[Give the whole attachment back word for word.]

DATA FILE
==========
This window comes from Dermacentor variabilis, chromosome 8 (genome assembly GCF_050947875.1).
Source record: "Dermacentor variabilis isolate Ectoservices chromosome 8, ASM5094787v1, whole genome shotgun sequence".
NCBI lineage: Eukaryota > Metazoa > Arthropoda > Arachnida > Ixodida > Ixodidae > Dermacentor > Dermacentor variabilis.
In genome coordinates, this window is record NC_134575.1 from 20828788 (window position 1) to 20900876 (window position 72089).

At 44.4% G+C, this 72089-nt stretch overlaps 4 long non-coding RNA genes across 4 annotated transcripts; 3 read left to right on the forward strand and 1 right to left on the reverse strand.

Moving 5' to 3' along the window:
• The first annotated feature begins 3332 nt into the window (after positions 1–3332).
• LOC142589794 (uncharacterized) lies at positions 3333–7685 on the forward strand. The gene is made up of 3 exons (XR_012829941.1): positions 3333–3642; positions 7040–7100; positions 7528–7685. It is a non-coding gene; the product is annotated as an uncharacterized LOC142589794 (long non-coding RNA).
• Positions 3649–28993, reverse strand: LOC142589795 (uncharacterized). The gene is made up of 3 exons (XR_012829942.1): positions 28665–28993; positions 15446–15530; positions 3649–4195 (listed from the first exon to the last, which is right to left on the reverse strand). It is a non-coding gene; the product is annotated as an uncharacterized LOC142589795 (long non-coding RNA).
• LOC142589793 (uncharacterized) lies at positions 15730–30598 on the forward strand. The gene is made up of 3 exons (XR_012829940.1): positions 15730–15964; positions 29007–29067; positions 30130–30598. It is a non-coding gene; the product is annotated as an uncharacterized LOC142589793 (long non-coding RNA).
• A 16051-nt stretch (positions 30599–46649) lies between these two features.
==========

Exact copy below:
This window comes from Dermacentor variabilis, chromosome 8 (genome assembly GCF_050947875.1).
Source record: "Dermacentor variabilis isolate Ectoservices chromosome 8, ASM5094787v1, whole genome shotgun sequence".
NCBI lineage: Eukaryota > Metazoa > Arthropoda > Arachnida > Ixodida > Ixodidae > Dermacentor > Dermacentor variabilis.
In genome coordinates, this window is record NC_134575.1 from 20828788 (window position 1) to 20900876 (window position 72089).

At 44.4% G+C, this 72089-nt stretch overlaps 4 long non-coding RNA genes across 4 annotated transcripts; 3 read left to right on the forward strand and 1 right to left on the reverse strand.

Moving 5' to 3' along the window:
• The first annotated feature begins 3332 nt into the window (after positions 1–3332).
• LOC142589794 (uncharacterized) lies at positions 3333–7685 on the forward strand. The gene is made up of 3 exons (XR_012829941.1): positions 3333–3642; positions 7040–7100; positions 7528–7685. It is a non-coding gene; the product is annotated as an uncharacterized LOC142589794 (long non-coding RNA).
• Positions 3649–28993, reverse strand: LOC142589795 (uncharacterized). The gene is made up of 3 exons (XR_012829942.1): positions 28665–28993; positions 15446–15530; positions 3649–4195 (listed from the first exon to the last, which is right to left on the reverse strand). It is a non-coding gene; the product is annotated as an uncharacterized LOC142589795 (long non-coding RNA).
• LOC142589793 (uncharacterized) lies at positions 15730–30598 on the forward strand. The gene is made up of 3 exons (XR_012829940.1): positions 15730–15964; positions 29007–29067; positions 30130–30598. It is a non-coding gene; the product is annotated as an uncharacterized LOC142589793 (long non-coding RNA).
• A 16051-nt stretch (positions 30599–46649) lies between these two features.